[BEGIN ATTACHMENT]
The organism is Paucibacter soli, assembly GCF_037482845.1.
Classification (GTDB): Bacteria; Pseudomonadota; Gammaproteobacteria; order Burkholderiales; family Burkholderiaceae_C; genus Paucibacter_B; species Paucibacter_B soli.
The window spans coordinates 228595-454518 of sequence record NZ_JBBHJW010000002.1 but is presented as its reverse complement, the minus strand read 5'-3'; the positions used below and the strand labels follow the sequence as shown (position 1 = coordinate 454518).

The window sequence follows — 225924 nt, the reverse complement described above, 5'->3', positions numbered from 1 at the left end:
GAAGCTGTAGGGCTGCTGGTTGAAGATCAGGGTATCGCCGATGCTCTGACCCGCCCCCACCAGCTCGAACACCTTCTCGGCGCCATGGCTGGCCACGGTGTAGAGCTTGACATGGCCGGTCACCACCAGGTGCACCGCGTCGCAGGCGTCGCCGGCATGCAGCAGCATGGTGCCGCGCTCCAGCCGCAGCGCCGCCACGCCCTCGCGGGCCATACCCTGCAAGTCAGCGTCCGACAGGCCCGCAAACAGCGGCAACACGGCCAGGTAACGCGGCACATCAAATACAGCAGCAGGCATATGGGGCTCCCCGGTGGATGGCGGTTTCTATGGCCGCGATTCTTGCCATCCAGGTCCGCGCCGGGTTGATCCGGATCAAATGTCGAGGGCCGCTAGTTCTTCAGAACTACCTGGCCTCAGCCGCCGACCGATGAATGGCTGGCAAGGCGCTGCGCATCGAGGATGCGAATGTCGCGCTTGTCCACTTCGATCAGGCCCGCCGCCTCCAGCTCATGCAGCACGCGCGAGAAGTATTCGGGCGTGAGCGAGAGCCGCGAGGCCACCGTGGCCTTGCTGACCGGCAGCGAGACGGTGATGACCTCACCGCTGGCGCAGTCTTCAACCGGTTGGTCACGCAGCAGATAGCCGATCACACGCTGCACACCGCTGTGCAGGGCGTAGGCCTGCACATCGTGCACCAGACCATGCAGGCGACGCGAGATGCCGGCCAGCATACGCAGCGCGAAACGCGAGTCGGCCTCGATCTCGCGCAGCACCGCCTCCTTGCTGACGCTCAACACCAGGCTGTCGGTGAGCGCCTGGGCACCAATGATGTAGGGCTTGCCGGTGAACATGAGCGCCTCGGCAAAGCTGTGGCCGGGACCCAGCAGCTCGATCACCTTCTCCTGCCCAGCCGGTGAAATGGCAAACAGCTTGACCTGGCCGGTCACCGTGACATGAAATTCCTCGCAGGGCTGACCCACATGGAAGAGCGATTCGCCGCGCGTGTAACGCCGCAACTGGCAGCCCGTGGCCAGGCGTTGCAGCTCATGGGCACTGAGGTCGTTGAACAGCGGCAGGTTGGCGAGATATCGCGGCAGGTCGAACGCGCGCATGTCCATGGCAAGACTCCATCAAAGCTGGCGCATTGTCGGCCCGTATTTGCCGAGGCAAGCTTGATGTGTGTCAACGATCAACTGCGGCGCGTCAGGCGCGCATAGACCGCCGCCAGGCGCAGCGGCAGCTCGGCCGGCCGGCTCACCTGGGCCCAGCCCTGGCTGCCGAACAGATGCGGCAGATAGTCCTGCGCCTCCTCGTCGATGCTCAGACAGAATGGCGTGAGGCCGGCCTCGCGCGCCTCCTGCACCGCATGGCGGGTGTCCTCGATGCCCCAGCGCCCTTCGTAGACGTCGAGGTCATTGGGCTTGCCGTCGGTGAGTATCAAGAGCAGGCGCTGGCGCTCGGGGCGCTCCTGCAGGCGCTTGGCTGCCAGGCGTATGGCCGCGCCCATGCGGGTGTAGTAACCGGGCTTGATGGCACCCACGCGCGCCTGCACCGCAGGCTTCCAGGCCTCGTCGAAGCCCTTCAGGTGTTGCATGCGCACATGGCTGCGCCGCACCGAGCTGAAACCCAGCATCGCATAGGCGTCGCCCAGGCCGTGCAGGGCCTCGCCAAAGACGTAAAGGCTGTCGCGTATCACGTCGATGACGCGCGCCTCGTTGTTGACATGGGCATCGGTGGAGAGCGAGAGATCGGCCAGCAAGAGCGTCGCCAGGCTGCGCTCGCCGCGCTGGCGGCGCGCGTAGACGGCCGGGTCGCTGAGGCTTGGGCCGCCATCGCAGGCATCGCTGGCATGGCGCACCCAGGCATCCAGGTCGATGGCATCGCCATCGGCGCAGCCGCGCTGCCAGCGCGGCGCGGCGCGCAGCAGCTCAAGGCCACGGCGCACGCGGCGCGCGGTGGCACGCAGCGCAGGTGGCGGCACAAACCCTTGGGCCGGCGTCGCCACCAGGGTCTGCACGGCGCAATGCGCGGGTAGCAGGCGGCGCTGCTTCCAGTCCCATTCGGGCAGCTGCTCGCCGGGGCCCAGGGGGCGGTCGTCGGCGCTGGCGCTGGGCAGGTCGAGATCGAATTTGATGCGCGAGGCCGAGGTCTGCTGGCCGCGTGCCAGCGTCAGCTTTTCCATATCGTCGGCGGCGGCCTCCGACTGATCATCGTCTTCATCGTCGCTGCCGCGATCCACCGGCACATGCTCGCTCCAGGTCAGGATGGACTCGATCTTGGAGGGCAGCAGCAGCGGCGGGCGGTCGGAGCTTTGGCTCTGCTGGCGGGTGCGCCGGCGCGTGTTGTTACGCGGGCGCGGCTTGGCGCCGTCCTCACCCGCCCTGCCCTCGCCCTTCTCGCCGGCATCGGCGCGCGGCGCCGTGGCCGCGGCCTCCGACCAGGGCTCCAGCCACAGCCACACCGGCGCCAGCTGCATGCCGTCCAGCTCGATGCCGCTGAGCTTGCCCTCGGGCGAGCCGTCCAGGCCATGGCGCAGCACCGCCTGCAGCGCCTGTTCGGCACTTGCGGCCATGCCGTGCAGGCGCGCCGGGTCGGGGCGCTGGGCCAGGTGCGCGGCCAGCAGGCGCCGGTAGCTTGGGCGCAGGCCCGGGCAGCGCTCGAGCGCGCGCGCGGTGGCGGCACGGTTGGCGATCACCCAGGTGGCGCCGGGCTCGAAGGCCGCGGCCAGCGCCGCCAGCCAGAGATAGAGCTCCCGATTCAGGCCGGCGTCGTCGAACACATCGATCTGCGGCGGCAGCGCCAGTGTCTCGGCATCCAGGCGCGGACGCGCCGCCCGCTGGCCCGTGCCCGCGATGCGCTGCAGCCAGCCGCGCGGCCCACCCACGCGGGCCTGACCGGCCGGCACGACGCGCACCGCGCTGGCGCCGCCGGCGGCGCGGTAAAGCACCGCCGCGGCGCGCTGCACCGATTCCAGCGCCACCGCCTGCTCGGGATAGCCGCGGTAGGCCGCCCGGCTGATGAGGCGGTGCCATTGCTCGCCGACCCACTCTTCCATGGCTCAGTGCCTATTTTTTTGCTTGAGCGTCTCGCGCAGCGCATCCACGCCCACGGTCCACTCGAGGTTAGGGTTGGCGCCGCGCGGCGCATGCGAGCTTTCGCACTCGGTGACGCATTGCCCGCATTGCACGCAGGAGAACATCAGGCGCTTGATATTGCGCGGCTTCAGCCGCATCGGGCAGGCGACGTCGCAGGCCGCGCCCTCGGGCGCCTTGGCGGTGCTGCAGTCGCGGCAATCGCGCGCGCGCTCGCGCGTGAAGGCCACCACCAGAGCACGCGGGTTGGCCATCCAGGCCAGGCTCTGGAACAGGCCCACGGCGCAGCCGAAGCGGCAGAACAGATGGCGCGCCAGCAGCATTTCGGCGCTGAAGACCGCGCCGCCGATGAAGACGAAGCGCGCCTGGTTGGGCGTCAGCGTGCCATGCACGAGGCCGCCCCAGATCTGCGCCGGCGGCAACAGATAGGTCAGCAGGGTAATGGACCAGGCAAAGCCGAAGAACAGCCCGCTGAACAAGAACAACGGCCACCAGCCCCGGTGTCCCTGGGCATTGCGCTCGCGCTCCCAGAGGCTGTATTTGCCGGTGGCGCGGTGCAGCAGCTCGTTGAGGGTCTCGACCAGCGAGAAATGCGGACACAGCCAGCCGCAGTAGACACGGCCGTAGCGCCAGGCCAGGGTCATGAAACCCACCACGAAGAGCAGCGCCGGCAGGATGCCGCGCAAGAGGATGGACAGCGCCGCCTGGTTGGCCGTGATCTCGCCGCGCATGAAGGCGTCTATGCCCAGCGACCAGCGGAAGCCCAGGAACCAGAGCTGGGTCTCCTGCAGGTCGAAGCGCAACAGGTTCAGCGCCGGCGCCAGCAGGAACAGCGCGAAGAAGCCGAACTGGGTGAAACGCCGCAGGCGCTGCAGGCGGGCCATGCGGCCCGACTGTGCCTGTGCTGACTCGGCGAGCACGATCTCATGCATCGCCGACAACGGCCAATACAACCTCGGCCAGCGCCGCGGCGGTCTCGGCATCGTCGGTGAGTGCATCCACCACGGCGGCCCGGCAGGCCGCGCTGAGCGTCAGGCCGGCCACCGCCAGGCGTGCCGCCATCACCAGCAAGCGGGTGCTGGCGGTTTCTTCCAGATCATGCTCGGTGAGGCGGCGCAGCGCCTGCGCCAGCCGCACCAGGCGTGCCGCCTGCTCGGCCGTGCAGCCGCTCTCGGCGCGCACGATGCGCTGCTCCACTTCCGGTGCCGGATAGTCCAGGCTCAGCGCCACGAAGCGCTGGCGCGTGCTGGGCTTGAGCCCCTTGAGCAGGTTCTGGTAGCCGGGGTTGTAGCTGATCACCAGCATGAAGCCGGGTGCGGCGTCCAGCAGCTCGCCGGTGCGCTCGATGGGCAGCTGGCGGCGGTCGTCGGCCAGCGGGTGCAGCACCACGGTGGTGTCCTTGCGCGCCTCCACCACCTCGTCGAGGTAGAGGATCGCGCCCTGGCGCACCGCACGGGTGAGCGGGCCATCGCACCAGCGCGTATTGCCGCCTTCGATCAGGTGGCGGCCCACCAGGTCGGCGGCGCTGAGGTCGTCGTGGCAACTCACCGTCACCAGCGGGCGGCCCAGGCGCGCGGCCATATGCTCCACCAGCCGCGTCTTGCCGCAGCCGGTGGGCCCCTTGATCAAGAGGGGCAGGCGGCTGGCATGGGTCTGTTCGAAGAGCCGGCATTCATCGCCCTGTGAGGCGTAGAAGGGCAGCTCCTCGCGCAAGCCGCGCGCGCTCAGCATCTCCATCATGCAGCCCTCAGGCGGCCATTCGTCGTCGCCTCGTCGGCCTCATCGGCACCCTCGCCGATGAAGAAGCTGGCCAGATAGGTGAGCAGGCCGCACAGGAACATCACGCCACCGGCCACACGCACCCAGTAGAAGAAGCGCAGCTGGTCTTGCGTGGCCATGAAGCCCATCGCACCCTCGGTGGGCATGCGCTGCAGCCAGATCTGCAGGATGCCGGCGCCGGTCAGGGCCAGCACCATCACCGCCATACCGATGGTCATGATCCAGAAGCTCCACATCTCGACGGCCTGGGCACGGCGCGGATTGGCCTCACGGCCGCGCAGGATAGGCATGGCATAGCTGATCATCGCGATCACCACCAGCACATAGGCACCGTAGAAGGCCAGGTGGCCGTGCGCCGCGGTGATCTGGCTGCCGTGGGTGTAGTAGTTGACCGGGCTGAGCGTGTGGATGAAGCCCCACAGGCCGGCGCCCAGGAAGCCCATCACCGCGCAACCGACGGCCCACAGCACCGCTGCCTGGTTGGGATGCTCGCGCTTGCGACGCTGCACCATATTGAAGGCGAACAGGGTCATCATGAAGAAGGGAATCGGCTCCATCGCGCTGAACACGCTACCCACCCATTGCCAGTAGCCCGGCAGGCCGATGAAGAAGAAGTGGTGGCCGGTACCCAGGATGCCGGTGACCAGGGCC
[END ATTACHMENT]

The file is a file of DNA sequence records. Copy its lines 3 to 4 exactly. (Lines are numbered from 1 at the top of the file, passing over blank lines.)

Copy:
The window spans coordinates 228595-454518 of sequence record NZ_JBBHJW010000002.1 but is presented as its reverse complement, the minus strand read 5'-3'; the positions used below and the strand labels follow the sequence as shown (position 1 = coordinate 454518).

The window sequence follows — 225924 nt, the reverse complement described above, 5'->3', positions numbered from 1 at the left end: